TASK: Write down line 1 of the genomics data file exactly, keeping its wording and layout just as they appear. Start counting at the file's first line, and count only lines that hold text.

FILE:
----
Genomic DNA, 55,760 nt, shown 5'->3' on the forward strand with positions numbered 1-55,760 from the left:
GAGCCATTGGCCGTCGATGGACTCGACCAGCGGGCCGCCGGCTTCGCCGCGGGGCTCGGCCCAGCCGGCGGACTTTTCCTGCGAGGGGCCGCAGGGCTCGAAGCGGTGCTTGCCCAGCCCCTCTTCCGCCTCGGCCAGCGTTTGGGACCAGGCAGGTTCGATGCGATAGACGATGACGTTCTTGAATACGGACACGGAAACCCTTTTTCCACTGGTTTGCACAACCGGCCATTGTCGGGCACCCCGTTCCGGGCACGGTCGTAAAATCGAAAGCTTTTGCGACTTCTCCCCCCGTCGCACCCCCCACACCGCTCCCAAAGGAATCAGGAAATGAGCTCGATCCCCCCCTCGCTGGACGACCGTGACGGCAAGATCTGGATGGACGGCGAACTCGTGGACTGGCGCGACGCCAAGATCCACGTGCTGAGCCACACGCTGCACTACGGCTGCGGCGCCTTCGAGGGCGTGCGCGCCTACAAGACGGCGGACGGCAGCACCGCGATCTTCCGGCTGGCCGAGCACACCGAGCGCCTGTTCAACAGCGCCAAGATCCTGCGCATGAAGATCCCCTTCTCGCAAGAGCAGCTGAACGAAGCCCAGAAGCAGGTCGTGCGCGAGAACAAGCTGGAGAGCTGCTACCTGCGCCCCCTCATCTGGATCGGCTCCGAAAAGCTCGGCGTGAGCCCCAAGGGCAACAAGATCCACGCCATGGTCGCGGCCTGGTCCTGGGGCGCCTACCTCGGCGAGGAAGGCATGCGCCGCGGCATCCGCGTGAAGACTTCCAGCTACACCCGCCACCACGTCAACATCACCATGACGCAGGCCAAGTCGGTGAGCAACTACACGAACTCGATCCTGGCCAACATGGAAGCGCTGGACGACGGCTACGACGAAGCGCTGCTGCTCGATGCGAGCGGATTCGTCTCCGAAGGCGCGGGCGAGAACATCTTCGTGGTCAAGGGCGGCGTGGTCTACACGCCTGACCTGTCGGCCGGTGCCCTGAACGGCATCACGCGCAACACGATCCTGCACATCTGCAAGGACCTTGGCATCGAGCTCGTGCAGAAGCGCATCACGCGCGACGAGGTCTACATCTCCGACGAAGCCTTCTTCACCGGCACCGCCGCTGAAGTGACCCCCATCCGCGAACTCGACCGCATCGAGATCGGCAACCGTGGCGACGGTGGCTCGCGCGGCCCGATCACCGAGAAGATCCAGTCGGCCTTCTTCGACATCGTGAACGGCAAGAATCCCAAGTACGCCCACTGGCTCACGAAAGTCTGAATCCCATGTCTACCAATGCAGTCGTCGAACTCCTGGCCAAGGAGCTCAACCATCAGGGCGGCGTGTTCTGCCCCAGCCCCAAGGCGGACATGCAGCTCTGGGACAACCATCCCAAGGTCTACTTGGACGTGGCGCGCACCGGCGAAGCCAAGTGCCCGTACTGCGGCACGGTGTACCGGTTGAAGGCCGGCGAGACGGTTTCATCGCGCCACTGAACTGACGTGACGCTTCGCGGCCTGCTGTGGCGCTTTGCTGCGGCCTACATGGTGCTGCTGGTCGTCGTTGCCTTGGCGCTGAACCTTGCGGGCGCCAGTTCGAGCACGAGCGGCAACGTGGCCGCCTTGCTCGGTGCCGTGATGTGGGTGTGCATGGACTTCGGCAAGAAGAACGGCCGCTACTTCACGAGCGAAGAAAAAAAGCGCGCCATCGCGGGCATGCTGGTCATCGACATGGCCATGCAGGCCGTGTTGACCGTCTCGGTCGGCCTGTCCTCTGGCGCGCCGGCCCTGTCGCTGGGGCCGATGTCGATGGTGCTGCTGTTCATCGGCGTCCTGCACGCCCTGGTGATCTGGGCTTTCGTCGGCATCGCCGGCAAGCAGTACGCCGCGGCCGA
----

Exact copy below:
Genomic DNA, 55,760 nt, shown 5'->3' on the forward strand with positions numbered 1-55,760 from the left: